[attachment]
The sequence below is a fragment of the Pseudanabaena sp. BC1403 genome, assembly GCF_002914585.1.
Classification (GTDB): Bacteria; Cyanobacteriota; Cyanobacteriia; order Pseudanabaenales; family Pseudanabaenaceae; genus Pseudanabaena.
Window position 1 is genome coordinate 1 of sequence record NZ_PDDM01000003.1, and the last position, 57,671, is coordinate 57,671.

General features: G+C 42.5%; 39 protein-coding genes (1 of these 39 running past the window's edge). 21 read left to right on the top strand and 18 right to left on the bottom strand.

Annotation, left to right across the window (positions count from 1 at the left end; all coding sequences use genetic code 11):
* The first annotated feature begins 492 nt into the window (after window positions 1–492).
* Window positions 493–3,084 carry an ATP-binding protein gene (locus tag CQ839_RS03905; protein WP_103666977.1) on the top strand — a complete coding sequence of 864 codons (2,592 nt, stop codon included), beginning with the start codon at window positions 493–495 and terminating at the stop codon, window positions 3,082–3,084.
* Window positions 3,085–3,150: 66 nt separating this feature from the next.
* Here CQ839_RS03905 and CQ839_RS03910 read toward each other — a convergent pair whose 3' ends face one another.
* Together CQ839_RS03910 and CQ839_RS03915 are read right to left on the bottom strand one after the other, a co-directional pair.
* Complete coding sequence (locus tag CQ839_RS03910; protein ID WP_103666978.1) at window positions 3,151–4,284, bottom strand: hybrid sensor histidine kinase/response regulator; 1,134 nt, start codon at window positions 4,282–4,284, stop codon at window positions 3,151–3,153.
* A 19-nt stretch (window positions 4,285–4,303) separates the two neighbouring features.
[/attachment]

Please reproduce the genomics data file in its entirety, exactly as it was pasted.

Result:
The sequence below is a fragment of the Pseudanabaena sp. BC1403 genome, assembly GCF_002914585.1.
Classification (GTDB): Bacteria; Cyanobacteriota; Cyanobacteriia; order Pseudanabaenales; family Pseudanabaenaceae; genus Pseudanabaena.
Window position 1 is genome coordinate 1 of sequence record NZ_PDDM01000003.1, and the last position, 57,671, is coordinate 57,671.

General features: G+C 42.5%; 39 protein-coding genes (1 of these 39 running past the window's edge). 21 read left to right on the top strand and 18 right to left on the bottom strand.

Annotation, left to right across the window (positions count from 1 at the left end; all coding sequences use genetic code 11):
* The first annotated feature begins 492 nt into the window (after window positions 1–492).
* Window positions 493–3,084 carry an ATP-binding protein gene (locus tag CQ839_RS03905; protein WP_103666977.1) on the top strand — a complete coding sequence of 864 codons (2,592 nt, stop codon included), beginning with the start codon at window positions 493–495 and terminating at the stop codon, window positions 3,082–3,084.
* Window positions 3,085–3,150: 66 nt separating this feature from the next.
* Here CQ839_RS03905 and CQ839_RS03910 read toward each other — a convergent pair whose 3' ends face one another.
* Together CQ839_RS03910 and CQ839_RS03915 are read right to left on the bottom strand one after the other, a co-directional pair.
* Complete coding sequence (locus tag CQ839_RS03910; protein ID WP_103666978.1) at window positions 3,151–4,284, bottom strand: hybrid sensor histidine kinase/response regulator; 1,134 nt, start codon at window positions 4,282–4,284, stop codon at window positions 3,151–3,153.
* A 19-nt stretch (window positions 4,285–4,303) separates the two neighbouring features.